"If people understood what all this is going to do to our rates, there would be more than four people here protesting," said Ludlam-Taylor, one of Pemberton's fiercest opponents to IPPs, at a small protest outside an Innergex job fair for the Upper Lillooet project in June.
In the long term, says Protter, British Columbians may be grateful for a stable, local, green energy supply to meet all their needs, built by private companies that can shoulder the risk of new power projects better than a public concern.
Jaccard has noted that electricity rates are bound to increase regardless of where we get our new power from, since new installations of any kind will be more expensive than legacy systems. On his blog he recently wrote: "throughout the world, new supplies of electricity cost more. In British Columbia, some increase in electricity rates is inevitable as we blend new higher-cost supplies with the low-cost power from our hydropower legacy."
Those who argue that BC Hydro's public projects produce cheaper power than IPPs are ignoring the enormous losses incurred in projects like BC Hydro's Duke Point natural gas facility, Jaccard says. "Comparing IPP power to BC Hydro power — as the NDP wanted to do — is an unfair comparison," he says.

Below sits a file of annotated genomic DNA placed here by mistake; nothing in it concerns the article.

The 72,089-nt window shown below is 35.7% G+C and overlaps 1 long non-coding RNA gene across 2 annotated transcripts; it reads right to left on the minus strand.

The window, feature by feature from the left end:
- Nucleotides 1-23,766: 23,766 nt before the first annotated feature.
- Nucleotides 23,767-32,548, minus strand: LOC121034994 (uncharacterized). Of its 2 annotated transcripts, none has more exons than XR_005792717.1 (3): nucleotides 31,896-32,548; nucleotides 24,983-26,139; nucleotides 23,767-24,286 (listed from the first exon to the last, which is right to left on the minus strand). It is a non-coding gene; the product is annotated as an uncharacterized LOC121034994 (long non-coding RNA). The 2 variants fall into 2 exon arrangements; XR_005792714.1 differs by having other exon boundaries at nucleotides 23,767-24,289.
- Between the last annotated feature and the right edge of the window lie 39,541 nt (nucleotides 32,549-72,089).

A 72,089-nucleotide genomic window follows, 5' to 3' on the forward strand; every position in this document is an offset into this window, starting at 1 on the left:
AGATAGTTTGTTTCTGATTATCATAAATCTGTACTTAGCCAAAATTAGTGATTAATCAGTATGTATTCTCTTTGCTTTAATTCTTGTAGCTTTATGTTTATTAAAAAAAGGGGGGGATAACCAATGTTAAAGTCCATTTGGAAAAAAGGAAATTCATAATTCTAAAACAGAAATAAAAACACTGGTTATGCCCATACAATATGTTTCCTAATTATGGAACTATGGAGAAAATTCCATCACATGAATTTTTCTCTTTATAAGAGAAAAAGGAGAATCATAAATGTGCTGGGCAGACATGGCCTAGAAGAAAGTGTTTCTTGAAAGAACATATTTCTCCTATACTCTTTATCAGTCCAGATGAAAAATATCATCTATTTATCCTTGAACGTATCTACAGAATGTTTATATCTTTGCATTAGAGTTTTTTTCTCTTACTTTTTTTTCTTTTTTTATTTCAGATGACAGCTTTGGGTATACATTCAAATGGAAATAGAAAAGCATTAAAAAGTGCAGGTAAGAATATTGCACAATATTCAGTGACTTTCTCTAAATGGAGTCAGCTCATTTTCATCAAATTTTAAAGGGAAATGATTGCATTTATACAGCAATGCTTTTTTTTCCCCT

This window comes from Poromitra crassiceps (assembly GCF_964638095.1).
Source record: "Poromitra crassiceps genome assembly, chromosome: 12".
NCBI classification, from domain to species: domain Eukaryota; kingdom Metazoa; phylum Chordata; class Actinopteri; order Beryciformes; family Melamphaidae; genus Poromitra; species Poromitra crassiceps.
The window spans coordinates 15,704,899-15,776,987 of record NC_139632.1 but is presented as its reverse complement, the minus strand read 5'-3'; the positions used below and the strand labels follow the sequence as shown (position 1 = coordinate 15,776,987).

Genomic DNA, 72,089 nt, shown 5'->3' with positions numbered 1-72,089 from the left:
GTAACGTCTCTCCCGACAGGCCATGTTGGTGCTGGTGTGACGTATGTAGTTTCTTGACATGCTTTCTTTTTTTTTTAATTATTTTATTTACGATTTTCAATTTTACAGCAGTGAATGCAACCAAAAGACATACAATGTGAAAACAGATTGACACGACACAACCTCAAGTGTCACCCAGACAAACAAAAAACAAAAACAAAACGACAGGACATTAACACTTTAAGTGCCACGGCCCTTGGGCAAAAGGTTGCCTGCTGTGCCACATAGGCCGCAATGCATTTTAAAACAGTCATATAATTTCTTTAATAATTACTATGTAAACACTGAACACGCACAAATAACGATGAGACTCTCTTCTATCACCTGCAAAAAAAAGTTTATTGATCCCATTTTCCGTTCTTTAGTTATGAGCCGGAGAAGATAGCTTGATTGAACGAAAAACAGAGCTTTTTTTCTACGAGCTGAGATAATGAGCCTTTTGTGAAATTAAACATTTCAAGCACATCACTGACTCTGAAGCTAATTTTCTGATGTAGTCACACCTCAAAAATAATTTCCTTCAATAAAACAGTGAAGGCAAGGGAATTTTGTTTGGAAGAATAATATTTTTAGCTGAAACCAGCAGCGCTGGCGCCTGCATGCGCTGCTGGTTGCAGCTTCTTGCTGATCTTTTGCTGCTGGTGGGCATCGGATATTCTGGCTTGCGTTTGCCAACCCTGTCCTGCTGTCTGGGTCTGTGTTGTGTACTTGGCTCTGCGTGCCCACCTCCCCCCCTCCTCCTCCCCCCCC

After two big calls for independent power projects, today there is a lull in B.C. while formerly approved projects get built. Right now there is a standing invitation from BC Hydro for smaller power plants of under 15MW, but no immediate plans for another big energy call. This could change.
There have also been protests against the proposed 900MW 'Site C' hydroelectric project that would dam the Peace River, flooding more than 5,000 hectares of land.
If this proposed project falls through in the next year or two, then BC Hydro will have to go elsewhere to make up that power — presumably with a new call for projects including run-of-river.
In anticipation of such calls, companies continue to explore their options in the Sea to Sky. Innergex and its subsidiaries alone are looking at the possibility of hydropower on a long list of well-known creeks in the region, including Callaghan Creek, Joffre, Owl, Twin One, Lizzie and Ipsoot. Maps showing applications for water licenses are peppered with dots — most densely in the area between the Sea to Sky and the Sunshine Coast. Any project takes years to move from application for a water license, through to having a license to investigate, applying for a permit and going through public consultations and environmental assessments, before a decision is made about whether it will be built.
The Lil'wat Nation, which has not taken a general position on IPPs, but instead considers them on a case-by-case basis, has a handful of projects on its table right now at various stages of this process.